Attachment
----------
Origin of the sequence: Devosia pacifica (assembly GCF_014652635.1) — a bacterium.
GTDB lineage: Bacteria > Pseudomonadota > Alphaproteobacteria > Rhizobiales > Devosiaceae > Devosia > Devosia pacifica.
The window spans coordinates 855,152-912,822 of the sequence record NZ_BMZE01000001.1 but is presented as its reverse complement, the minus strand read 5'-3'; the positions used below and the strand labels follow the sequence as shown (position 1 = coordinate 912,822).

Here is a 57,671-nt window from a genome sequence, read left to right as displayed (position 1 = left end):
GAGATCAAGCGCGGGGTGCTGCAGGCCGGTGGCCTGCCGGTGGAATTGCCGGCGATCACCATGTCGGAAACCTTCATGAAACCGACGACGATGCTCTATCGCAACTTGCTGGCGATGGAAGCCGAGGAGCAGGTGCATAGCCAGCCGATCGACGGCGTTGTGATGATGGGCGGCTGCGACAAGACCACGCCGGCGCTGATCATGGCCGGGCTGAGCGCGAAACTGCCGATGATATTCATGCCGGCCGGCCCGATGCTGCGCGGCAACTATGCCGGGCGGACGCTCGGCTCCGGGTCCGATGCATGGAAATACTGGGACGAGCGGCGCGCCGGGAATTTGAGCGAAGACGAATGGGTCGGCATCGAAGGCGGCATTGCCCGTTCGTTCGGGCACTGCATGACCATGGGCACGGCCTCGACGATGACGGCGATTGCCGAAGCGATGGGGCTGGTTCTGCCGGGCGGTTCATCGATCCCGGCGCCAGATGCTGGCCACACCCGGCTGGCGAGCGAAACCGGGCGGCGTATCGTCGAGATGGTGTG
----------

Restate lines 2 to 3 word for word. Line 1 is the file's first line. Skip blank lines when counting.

GTDB lineage: Bacteria > Pseudomonadota > Alphaproteobacteria > Rhizobiales > Devosiaceae > Devosia > Devosia pacifica.
The window spans coordinates 855,152-912,822 of the sequence record NZ_BMZE01000001.1 but is presented as its reverse complement, the minus strand read 5'-3'; the positions used below and the strand labels follow the sequence as shown (position 1 = coordinate 912,822).